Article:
An Iran Plan

A summary of what's in the major U.S. newspapers.
May 25 2003 6:12 AM

An Iran Plan

The Washington Post lead reports that the Bush administration has cut off America's few diplomatic contacts with Iran after intercepting intelligence linking al-Qaida operatives in Iran with the May 12 suicide bombings in Riyadh, Saudi Arabia. The New York Timesleads with a conflict between state governors and the Bush administration over the president's plan to put caps on federal Medicaid spending. The Los Angeles Times' top non-local story notes "growing resistance" within the Israeli Cabinet to the U.S.-backed "road map" to peace in the Middle East that was reluctantly embraced by Prime Minister Ariel Sharon on Friday. There are already strong objections from two small hard-line factions in Sharon's coalition government, as well as dissension within the ranks of the prime minister's own Likud party. Of course, this is hardly unexpected. All the papers predict that Sharon will ultimately prevail in passing the plan as early as today.

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The Bush administration seems to have used the WP to fire a shot across the bow of the Iranian regime. According to the exclusively leaked lead, tough-talking Pentagon officials are apparently "ready to embrace an aggressive policy of trying to destabilize the Iranian government," including, "actions that ... could lead to the toppling of the government through a popular uprising." According to officials cited on deep background, the State Department appears "inclined to accept such a policy." (If the State Department is indeed prepared to abandon its strategy of engagement with Iran, it would mark a major victory for the Pentagon in its foreign-policy turf wars with State and would be a remarkable fact that the Post ought to have commented on.) Secretary of Defense Donald Rumsfeld already accused Iran of harboring terrorists earlier this week. Now, the Bush administration says some "very troubling intercepts" suggest that al-Qaida operatives working in Iran were involved in planning the May 12 Riyadh attacks. The NYT'sMaureen Dowd is dismissive of the administration's new hard line on Iran: "The hawks are hawking the next regime change. If Iraq was not harboring al-Qaida and going nuclear, then certainly Iran is."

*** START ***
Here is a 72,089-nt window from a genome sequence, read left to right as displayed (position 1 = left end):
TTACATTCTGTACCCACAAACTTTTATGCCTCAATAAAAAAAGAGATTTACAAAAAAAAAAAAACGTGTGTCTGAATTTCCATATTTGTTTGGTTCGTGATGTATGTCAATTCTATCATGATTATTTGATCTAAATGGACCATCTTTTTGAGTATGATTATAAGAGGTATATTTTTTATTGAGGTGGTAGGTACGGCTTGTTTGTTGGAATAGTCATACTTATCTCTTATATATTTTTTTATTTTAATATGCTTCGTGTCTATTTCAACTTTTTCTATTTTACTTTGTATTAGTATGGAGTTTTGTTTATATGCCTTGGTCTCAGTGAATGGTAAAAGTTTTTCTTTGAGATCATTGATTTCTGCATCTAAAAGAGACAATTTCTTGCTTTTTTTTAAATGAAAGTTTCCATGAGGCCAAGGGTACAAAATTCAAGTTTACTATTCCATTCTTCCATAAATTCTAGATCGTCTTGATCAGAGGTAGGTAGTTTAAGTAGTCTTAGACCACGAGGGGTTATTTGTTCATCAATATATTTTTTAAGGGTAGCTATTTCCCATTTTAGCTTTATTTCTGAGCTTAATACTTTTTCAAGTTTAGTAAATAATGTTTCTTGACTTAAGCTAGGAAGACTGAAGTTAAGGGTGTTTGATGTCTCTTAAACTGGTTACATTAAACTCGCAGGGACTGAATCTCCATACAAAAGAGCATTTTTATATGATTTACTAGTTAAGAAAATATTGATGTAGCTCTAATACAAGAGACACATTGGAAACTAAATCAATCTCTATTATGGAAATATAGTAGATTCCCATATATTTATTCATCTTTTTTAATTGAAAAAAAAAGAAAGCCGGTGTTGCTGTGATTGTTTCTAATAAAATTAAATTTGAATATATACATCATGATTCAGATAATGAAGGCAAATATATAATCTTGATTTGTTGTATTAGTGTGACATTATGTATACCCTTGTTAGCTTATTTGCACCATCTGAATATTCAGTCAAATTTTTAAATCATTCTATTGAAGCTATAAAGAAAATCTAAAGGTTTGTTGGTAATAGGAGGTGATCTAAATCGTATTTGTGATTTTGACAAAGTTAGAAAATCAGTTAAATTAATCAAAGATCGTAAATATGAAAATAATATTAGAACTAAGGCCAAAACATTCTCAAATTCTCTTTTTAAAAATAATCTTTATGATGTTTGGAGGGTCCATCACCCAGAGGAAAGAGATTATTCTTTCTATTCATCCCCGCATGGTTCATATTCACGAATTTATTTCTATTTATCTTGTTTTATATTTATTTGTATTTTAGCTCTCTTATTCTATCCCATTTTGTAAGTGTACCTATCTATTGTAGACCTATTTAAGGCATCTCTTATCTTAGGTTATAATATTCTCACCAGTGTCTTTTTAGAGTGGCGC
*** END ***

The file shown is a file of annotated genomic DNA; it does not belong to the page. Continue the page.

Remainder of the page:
The NYT lead, a scoop, reveals that "two months of intense secret negotiations" between a bipartisan group of governors and officials in the Bush administration have gotten nowhere on a plan to limit federal Medicaid spending. Bush wants to give each state a set amount of federal money to cover all Medicaid costs for each of the next 10 years. The governors—including Gov. Jeb Bush, R-Fla.—want to build more flexibility into the system to protect against unforeseen costs and catastrophic events, like another Sept. 11, which could explode the Medicaid roles at some point in the next decade. The wonkish article is standard meat-of-the-paper, Page-A14-or-so fare that seems to have earned the front page's top real estate because it's a scoop on a sluggish news day.